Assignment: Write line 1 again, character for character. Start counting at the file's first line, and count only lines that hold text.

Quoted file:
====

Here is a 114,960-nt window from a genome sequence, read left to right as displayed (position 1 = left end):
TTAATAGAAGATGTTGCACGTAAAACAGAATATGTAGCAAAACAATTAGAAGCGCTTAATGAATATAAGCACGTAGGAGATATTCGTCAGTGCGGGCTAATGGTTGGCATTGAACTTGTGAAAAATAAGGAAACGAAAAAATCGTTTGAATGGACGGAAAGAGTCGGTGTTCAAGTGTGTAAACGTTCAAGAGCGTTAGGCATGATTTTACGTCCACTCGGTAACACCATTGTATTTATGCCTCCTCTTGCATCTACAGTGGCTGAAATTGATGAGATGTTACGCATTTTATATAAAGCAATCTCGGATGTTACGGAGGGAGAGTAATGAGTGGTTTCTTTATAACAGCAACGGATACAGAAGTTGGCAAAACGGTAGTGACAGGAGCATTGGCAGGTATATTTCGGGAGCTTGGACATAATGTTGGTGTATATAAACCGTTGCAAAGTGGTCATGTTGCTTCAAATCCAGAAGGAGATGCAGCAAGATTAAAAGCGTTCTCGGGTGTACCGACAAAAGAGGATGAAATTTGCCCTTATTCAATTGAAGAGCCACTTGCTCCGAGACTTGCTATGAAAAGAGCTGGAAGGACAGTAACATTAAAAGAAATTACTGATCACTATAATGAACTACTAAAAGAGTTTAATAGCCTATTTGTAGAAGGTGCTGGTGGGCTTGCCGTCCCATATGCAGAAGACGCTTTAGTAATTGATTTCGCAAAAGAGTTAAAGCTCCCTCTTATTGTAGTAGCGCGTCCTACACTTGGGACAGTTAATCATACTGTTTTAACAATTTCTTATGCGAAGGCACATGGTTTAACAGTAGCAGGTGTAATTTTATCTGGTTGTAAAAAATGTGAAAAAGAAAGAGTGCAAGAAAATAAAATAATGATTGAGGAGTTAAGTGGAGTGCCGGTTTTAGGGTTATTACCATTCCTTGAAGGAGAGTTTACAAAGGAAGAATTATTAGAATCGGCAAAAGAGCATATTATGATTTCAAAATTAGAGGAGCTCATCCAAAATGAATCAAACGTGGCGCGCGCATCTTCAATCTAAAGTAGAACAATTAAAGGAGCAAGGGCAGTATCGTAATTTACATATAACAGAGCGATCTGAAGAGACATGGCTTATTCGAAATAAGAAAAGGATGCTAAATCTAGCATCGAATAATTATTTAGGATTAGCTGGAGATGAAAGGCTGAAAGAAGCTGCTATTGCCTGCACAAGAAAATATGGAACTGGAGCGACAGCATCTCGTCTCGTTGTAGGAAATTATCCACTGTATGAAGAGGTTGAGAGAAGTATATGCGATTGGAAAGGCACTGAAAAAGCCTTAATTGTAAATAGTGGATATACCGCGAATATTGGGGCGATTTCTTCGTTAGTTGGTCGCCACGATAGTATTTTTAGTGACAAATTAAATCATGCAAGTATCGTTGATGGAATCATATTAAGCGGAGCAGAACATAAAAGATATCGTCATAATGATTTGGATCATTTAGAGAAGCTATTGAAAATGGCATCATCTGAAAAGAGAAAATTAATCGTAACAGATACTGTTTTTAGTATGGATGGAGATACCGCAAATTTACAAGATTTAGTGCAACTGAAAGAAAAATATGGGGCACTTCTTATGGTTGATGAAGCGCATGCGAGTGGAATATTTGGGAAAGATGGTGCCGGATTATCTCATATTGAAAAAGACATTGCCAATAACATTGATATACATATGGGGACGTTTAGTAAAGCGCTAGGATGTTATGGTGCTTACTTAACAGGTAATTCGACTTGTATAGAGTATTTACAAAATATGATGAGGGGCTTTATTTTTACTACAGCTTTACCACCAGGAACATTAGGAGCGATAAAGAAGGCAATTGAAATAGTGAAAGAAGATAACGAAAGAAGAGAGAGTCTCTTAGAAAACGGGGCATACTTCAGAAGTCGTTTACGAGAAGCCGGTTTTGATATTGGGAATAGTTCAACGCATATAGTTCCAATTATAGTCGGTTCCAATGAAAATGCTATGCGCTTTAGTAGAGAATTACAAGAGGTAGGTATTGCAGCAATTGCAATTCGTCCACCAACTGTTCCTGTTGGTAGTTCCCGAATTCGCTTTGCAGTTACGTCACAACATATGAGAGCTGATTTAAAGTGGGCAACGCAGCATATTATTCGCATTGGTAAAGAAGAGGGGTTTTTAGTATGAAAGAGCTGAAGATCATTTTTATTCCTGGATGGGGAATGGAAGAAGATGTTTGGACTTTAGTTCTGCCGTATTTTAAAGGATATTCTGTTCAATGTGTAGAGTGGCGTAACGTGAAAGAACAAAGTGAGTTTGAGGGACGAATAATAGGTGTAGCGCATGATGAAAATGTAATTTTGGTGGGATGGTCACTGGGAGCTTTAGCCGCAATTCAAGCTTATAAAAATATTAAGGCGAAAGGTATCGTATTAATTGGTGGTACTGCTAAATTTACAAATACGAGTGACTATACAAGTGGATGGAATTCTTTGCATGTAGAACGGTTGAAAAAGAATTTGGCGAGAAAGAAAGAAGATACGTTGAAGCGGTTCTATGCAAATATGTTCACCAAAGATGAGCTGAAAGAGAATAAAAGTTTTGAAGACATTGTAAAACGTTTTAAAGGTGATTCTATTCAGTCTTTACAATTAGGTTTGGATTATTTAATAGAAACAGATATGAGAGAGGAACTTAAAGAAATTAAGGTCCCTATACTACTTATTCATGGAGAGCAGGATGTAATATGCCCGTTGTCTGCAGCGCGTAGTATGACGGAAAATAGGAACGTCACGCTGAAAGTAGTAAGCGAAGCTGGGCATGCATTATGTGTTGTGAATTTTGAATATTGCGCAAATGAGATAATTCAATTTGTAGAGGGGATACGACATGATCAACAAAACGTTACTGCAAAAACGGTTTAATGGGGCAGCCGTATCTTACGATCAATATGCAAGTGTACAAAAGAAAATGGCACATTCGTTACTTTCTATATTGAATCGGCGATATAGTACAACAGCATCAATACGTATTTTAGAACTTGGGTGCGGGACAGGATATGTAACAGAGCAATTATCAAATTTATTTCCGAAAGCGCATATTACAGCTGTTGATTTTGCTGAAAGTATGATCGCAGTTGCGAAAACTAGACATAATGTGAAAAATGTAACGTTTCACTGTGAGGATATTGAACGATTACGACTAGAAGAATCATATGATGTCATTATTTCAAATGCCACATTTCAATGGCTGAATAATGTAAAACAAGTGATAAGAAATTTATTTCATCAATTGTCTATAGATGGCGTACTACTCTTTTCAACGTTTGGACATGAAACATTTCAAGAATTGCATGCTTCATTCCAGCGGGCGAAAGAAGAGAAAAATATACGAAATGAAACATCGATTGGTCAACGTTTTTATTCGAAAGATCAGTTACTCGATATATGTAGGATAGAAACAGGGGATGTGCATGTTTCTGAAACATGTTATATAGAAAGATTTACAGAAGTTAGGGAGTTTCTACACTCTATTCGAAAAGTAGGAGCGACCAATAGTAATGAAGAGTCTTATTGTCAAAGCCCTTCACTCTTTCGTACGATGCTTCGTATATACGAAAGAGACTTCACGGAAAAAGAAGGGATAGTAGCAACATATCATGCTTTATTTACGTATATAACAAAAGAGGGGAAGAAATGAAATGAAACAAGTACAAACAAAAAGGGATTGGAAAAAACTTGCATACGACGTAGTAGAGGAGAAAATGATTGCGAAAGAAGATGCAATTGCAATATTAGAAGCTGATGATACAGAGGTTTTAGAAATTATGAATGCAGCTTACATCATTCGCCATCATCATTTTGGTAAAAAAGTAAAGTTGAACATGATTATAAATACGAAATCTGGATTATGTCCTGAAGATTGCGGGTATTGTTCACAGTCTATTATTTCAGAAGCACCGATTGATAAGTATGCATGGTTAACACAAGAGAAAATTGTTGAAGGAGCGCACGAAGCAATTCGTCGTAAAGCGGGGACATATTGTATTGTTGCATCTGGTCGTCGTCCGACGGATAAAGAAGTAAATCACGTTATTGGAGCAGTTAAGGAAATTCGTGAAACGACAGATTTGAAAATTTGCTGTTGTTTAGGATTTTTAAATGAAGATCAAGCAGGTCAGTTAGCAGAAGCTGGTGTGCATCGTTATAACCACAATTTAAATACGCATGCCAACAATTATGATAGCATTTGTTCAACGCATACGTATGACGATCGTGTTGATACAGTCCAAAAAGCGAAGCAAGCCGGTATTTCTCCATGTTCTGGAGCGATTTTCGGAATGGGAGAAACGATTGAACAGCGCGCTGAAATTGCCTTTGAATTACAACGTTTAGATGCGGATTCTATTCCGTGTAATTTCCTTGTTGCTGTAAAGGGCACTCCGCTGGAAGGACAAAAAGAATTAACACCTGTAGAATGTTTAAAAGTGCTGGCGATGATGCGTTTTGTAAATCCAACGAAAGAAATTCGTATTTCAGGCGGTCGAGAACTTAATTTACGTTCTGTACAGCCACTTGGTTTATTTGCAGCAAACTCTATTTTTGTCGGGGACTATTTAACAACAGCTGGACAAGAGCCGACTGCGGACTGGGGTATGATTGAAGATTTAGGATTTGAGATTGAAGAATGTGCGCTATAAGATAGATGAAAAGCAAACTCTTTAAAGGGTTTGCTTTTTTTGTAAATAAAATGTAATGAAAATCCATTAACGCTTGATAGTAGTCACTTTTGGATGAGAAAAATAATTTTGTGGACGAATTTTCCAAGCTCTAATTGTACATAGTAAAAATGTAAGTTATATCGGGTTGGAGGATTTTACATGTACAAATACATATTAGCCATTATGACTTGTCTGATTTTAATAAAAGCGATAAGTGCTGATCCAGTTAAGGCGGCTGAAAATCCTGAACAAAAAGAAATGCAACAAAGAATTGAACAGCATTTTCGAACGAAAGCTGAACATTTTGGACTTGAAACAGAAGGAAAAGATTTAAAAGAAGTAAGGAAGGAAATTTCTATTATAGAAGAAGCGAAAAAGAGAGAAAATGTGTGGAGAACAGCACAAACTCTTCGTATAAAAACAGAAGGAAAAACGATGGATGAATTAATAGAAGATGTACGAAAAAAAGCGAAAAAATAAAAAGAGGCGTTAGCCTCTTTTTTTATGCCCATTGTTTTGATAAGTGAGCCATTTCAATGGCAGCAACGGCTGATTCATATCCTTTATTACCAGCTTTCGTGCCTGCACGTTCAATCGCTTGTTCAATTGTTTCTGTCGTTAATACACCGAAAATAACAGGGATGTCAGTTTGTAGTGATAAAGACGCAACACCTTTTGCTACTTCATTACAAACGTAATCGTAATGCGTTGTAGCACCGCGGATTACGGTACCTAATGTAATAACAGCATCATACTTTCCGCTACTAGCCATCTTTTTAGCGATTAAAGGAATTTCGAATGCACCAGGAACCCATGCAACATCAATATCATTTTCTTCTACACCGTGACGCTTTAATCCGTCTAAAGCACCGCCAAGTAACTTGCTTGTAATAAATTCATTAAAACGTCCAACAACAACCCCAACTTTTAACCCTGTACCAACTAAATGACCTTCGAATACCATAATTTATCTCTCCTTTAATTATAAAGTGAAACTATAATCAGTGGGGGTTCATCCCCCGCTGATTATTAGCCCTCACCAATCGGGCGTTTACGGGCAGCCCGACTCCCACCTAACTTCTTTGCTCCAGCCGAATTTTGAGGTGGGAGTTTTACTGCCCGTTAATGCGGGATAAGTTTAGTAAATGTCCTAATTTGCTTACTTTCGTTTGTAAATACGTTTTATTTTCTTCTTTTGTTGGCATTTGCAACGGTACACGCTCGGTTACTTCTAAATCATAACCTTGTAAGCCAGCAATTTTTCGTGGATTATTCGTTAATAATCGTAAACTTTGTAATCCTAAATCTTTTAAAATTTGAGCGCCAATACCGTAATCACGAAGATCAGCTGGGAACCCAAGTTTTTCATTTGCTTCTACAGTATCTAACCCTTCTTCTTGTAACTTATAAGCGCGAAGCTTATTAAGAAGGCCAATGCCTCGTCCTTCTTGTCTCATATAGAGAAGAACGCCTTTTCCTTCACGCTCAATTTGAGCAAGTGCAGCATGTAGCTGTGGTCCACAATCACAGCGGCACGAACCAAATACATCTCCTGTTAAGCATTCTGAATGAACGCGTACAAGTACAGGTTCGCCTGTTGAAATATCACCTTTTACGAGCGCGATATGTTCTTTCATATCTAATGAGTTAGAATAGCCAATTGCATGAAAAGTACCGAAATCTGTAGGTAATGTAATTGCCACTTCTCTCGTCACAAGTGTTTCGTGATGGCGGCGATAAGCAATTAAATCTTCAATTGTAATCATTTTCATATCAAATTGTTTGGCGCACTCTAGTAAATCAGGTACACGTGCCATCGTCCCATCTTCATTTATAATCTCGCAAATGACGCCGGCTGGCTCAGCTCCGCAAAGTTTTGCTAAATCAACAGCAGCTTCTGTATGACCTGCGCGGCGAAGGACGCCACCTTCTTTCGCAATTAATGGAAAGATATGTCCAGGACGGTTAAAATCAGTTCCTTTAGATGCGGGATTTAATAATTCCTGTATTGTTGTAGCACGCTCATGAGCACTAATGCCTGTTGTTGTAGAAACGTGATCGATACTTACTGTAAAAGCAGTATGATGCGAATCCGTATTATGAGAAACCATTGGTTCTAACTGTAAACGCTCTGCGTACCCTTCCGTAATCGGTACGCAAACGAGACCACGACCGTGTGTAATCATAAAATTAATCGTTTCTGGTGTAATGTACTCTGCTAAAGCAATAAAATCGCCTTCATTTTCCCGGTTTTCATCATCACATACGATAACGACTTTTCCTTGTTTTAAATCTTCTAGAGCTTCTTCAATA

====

Here is a 114,960-nt window from a genome sequence, read left to right as displayed (position 1 = left end):